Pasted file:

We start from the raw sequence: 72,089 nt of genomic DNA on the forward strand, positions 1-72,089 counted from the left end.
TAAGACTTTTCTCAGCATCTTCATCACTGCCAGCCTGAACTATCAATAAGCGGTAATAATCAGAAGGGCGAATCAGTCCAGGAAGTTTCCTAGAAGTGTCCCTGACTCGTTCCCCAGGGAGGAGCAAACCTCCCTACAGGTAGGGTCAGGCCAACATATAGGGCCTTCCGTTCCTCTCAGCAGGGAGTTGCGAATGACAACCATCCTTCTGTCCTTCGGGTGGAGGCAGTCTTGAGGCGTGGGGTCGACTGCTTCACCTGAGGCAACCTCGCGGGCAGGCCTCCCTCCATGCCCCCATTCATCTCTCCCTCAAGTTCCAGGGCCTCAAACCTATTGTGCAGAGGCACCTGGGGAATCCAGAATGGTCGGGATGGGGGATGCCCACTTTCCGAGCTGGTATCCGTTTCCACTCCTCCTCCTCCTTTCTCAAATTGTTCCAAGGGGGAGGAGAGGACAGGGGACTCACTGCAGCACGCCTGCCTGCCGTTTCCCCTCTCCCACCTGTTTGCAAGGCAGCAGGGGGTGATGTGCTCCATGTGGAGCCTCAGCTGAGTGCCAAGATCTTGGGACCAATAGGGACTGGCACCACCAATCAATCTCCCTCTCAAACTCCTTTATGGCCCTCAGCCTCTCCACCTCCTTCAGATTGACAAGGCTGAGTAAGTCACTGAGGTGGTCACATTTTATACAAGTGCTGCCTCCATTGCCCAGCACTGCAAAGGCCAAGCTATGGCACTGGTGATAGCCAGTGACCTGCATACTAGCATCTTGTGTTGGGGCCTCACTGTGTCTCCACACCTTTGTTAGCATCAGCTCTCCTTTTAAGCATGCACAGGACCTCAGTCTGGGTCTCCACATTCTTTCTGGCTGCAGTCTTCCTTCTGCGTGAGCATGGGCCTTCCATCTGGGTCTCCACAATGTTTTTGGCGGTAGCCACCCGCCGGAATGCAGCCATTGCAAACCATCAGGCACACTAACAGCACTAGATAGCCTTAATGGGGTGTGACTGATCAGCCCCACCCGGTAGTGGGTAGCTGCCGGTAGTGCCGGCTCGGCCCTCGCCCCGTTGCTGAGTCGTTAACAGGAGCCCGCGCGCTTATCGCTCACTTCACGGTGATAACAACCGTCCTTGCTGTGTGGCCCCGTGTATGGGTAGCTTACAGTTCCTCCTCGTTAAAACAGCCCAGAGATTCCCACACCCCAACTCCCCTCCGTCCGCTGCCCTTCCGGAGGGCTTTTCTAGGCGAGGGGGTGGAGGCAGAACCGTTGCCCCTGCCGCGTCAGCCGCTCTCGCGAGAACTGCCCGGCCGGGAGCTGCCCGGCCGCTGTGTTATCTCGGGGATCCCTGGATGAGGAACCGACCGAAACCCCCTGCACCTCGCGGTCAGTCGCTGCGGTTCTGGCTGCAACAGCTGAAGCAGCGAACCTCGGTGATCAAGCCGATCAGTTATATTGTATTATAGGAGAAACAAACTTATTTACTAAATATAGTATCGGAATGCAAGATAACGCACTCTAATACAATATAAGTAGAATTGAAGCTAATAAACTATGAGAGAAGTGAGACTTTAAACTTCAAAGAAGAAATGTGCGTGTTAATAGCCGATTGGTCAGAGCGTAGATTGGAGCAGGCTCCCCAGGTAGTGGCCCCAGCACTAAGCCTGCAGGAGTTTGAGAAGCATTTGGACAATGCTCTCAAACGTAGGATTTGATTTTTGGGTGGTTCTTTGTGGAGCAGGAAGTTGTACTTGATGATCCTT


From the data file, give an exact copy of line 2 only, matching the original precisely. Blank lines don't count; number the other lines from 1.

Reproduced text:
TAAGACTTTTCTCAGCATCTTCATCACTGCCAGCCTGAACTATCAATAAGCGGTAATAATCAGAAGGGCGAATCAGTCCAGGAAGTTTCCTAGAAGTGTCCCTGACTCGTTCCCCAGGGAGGAGCAAACCTCCCTACAGGTAGGGTCAGGCCAACATATAGGGCCTTCCGTTCCTCTCAGCAGGGAGTTGCGAATGACAACCATCCTTCTGTCCTTCGGGTGGAGGCAGTCTTGAGGCGTGGGGTCGACTGCTTCACCTGAGGCAACCTCGCGGGCAGGCCTCCCTCCATGCCCCCATTCATCTCTCCCTCAAGTTCCAGGGCCTCAAACCTATTGTGCAGAGGCACCTGGGGAATCCAGAATGGTCGGGATGGGGGATGCCCACTTTCCGAGCTGGTATCCGTTTCCACTCCTCCTCCTCCTTTCTCAAATTGTTCCAAGGGGGAGGAGAGGACAGGGGACTCACTGCAGCACGCCTGCCTGCCGTTTCCCCTCTCCCACCTGTTTGCAAGGCAGCAGGGGGTGATGTGCTCCATGTGGAGCCTCAGCTGAGTGCCAAGATCTTGGGACCAATAGGGACTGGCACCACCAATCAATCTCCCTCTCAAACTCCTTTATGGCCCTCAGCCTCTCCACCTCCTTCAGATTGACAAGGCTGAGTAAGTCACTGAGGTGGTCACATTTTATACAAGTGCTGCCTCCATTGCCCAGCACTGCAAAGGCCAAGCTATGGCACTGGTGATAGCCAGTGACCTGCATACTAGCATCTTGTGTTGGGGCCTCACTGTGTCTCCACACCTTTGTTAGCATCAGCTCTCCTTTTAAGCATGCACAGGACCTCAGTCTGGGTCTCCACATTCTTTCTGGCTGCAGTCTTCCTTCTGCGTGAGCATGGGCCTTCCATCTGGGTCTCCACAATGTTTTTGGCGGTAGCCACCCGCCGGAATGCAGCCATTGCAAACCATCAGGCACACTAACAGCACTAGATAGCCTTAATGGGGTGTGACTGATCAGCCCCACCCGGTAGTGGGTAGCTGCCGGTAGTGCCGGCTCGGCCCTCGCCCCGTTGCTGAGTCGTTAACAGGAGCCCGCGCGCTTATCGCTCACTTCACGGTGATAACAACCGTCCTTGCTGTGTGGCCCCGTGTATGGGTAGCTTACAGTTCCTCCTCGTTAAAACAGCCCAGAGATTCCCACACCCCAACTCCCCTCCGTCCGCTGCCCTTCCGGAGGGCTTTTCTAGGCGAGGGGGTGGAGGCAGAACCGTTGCCCCTGCCGCGTCAGCCGCTCTCGCGAGAACTGCCCGGCCGGGAGCTGCCCGGCCGCTGTGTTATCTCGGGGATCCCTGGATGAGGAACCGACCGAAACCCCCTGCACCTCGCGGTCAGTCGCTGCGGTTCTGGCTGCAACAGCTGAAGCAGCGAACCTCGGTGATCAAGCCGATCAGTTATATTGTATTATAGGAGAAACAAACTTATTTACTAAATATAGTATCGGAATGCAAGATAACGCACTCTAATACAATATAAGTAGAATTGAAGCTAATAAACTATGAGAGAAGTGAGACTTTAAACTTCAAAGAAGAAATGTGCGTGTTAATAGCCGATTGGTCAGAGCGTAGATTGGAGCAGGCTCCCCAGGTAGTGGCCCCAGCACTAAGCCTGCAGGAGTTTGAGAAGCATTTGGACAATGCTCTCAAACGTAGGATTTGATTTTTGGGTGGTTCTTTGTGGAGCAGGAAGTTGTACTTGATGATCCTT